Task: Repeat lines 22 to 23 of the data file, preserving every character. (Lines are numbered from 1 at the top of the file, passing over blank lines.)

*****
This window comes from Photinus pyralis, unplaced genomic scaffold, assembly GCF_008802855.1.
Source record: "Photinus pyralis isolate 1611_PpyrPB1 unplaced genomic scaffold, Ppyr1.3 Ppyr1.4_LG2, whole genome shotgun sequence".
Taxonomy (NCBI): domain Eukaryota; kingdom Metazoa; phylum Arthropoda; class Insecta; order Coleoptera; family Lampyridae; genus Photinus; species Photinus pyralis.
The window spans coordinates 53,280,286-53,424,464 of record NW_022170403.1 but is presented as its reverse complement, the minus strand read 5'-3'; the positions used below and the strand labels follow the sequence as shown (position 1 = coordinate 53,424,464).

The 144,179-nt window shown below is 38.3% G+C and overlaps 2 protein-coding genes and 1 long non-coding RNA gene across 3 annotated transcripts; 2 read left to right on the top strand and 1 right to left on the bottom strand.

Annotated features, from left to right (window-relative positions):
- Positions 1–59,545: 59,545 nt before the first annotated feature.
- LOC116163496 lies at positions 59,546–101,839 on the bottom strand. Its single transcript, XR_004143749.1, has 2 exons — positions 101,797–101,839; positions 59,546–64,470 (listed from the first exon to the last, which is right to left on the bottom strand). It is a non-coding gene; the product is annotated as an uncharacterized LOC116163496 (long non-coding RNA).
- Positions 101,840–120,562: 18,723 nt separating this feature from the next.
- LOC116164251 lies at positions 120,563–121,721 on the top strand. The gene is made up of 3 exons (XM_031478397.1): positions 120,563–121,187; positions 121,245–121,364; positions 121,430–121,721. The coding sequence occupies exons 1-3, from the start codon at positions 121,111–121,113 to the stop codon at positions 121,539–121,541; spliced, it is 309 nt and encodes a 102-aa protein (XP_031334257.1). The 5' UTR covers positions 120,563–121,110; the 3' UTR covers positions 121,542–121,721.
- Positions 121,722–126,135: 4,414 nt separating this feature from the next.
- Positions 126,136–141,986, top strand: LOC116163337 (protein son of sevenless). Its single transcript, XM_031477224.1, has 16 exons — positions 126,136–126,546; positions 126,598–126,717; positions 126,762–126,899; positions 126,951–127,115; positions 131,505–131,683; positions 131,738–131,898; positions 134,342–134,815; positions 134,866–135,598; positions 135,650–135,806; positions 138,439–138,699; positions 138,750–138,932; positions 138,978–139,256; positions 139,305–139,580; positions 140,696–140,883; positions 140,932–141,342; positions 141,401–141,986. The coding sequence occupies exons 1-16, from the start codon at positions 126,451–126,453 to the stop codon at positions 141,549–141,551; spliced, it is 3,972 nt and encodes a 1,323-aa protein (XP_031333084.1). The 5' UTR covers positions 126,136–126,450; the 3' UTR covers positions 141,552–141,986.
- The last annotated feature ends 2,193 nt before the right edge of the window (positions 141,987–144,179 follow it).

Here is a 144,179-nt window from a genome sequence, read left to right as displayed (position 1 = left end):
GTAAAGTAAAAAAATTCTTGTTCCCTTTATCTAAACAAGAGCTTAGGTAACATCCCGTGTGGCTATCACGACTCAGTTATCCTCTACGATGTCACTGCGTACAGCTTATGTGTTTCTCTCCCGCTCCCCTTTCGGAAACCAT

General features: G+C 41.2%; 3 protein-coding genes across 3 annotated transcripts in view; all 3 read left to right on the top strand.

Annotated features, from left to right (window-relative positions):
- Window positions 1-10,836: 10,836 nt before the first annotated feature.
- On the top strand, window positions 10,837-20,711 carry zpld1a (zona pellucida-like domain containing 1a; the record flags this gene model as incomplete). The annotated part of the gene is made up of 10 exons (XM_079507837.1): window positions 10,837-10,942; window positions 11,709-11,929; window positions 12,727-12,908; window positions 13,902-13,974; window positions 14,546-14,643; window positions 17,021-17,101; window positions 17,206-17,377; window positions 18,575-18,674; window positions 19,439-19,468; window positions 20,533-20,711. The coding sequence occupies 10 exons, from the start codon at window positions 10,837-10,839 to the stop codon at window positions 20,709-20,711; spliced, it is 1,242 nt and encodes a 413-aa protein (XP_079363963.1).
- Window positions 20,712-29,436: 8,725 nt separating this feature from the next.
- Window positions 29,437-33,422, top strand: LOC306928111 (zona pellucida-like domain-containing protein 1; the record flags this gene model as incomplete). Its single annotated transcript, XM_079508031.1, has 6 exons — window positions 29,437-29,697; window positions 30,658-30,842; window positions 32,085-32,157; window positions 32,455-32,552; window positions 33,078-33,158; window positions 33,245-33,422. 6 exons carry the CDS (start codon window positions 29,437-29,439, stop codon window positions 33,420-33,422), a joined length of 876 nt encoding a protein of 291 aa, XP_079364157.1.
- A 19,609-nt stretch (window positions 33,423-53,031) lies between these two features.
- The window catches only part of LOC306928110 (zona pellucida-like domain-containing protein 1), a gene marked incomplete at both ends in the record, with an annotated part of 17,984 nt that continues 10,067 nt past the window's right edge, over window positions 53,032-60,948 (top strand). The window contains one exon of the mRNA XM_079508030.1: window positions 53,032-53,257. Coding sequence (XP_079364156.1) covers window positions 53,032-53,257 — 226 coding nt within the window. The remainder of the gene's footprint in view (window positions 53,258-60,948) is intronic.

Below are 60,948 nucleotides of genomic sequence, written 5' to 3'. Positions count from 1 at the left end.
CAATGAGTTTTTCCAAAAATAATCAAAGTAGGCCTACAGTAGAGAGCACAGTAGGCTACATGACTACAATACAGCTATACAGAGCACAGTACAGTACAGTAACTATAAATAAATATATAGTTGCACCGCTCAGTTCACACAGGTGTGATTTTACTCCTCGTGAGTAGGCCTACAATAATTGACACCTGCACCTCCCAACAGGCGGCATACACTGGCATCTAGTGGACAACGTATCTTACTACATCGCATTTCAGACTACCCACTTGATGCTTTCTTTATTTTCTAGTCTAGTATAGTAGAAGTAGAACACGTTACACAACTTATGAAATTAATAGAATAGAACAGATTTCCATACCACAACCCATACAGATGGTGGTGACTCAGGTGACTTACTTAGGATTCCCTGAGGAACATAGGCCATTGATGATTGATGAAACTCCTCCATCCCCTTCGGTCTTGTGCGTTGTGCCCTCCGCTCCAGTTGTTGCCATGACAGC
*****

- A 19,609-nt stretch (window positions 33,423-53,031) lies between these two features.
- The window catches only part of LOC306928110 (zona pellucida-like domain-containing protein 1), a gene marked incomplete at both ends in the record, with an annotated part of 17,984 nt that continues 10,067 nt past the window's right edge, over window positions 53,032-60,948 (top strand). The window contains one exon of the mRNA XM_079508030.1: window positions 53,032-53,257. Coding sequence (XP_079364156.1) covers window positions 53,032-53,257 — 226 coding nt within the window. The remainder of the gene's footprint in view (window positions 53,258-60,948) is intronic.